Start: hidari hanmi.
Uchi tachi attacks your left side with yokomen.
Slightly step off the line on the right with your right foot and rise shomen at the same time.
Cut shomen, bringing back your left foot in hanmi.
Don't try to "parry" uchi's ken, cut the center of his body.
Cut all the way. The end of your ken ("kissaki") must be parallel to the ground.
Uchi is now considered out of action but he symbolizes a new opponent who could appear in any angle. He attacks shomen.
Step in when he rises his sword while freeing your left hand from the ken.
Grab the sword between uchi tachi's two hands as he begins to cut down.
Bring your right leg back...
... as you cut behind yourself with the sword grabbed with the right hand only. Your feet are now in the same position as uchi tachi's.
Your movement has unbalanced uchi on his right side.
Your left forearm puts pressure on uchi's right elbow.
Step in with your body with an angle towards uchi's direction. For this, bring the left leg forward while pushing your left arm in kokyu, it maintains a pressure an uchi's right elbow...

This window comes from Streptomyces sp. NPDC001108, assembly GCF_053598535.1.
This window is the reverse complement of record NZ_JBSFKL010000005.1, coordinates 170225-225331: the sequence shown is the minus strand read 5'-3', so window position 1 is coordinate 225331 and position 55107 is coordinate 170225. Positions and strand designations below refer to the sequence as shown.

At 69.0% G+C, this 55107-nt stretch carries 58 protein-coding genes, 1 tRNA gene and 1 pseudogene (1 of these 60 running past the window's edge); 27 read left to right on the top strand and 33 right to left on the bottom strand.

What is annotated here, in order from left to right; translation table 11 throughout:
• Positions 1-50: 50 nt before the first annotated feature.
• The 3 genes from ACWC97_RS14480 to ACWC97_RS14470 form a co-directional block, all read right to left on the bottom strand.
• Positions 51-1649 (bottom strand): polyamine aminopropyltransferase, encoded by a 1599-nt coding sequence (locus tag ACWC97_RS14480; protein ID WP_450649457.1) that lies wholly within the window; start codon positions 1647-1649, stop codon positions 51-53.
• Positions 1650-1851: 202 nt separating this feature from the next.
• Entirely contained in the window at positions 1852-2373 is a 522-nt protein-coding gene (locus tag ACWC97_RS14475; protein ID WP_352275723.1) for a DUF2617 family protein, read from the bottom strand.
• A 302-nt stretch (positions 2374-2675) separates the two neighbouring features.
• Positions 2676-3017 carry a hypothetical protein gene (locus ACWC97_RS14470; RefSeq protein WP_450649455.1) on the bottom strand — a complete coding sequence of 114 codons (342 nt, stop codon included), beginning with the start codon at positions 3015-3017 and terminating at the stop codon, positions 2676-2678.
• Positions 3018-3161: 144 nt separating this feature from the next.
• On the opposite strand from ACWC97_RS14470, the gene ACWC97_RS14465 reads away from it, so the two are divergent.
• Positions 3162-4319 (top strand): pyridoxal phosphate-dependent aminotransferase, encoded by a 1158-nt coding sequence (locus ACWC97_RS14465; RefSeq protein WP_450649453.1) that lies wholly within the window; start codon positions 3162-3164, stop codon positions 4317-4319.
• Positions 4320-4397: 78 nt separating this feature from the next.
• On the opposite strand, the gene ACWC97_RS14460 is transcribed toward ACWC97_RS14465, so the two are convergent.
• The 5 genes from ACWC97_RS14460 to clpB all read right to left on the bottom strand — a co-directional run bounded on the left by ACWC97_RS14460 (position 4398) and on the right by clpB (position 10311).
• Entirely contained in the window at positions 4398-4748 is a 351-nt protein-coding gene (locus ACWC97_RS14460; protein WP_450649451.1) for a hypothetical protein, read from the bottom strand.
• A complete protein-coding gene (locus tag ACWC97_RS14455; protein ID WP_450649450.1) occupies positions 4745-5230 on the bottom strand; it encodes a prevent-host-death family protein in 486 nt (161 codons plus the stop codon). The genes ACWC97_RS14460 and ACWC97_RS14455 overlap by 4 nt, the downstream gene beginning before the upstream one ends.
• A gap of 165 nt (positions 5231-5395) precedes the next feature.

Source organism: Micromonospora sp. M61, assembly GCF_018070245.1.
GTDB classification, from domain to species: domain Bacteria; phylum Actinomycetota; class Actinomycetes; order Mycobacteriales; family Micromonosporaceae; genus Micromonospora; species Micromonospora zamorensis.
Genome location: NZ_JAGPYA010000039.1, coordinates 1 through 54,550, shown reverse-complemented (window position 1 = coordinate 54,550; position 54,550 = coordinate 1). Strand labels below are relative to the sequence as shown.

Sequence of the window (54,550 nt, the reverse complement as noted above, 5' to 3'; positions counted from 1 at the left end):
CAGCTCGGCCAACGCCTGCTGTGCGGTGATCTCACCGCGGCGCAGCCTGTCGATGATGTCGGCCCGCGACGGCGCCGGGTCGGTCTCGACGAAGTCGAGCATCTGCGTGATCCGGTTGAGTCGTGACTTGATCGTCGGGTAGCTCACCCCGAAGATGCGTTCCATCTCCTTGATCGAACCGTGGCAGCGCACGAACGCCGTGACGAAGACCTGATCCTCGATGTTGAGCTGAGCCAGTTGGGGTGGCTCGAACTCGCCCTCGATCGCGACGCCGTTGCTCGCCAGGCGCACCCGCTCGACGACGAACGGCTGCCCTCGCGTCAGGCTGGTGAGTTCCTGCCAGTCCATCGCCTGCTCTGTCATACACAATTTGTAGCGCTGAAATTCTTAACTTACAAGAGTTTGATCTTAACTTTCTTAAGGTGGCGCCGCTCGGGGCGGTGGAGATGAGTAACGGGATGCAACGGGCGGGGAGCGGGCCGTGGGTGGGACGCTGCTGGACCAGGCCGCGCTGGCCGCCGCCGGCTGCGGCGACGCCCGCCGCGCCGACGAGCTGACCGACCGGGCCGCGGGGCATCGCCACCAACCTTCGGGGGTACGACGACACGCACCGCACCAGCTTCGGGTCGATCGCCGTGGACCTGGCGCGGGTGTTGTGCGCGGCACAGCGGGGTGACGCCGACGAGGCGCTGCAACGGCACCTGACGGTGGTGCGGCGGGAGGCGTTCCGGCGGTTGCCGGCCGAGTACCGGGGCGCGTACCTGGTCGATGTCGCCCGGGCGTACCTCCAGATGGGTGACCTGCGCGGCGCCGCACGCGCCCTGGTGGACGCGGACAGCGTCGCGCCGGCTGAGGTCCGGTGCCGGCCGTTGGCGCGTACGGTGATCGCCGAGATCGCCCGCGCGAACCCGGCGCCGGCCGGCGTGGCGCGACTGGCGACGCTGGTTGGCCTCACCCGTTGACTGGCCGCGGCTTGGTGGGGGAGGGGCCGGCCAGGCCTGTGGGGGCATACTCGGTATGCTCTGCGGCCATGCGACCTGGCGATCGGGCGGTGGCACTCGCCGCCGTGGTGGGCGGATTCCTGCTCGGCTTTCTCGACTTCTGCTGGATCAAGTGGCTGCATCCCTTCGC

... and unbalances him on his left side. Do not push towards uchi's front foot direction: he is stable on that axis.
Now throw, keeping a firm grab on the ken.
Aikido is not a sport, it is a martial art which laws (takemusu) are in harmony with the laws of the universe. Studying them allows the practitioner to understand his place in the universe. Aikido was born in Iwama, O sensei achieved in that village the synthesis of tai jutsu, aiki ken and aiki jo.
The International Takemusu Aikido Federation (ITAF) brings to the practitioner the structure he needs in order to work as close as possible to the reality O sensei MU defined. The official national representations are the guarantee of a teaching faithful to the Founder's.
In modern Aikido, weapons are hardly taught, if taught at all. In O sensei's Aikido, on the contrary, aiki ken, aiki jo and tai jutsu are unified and form together a riai, a family of harmonious techniques stemming from one unique principle. Each techniques helps understand all the others.
Peace is a balance between a human being and the world around him. The true martial art's goal is not to become stronger than one's opponent but to find in that opponent a way to realize harmony. There is no enemy anymore as such, but an opportunity offered to reach unified ki.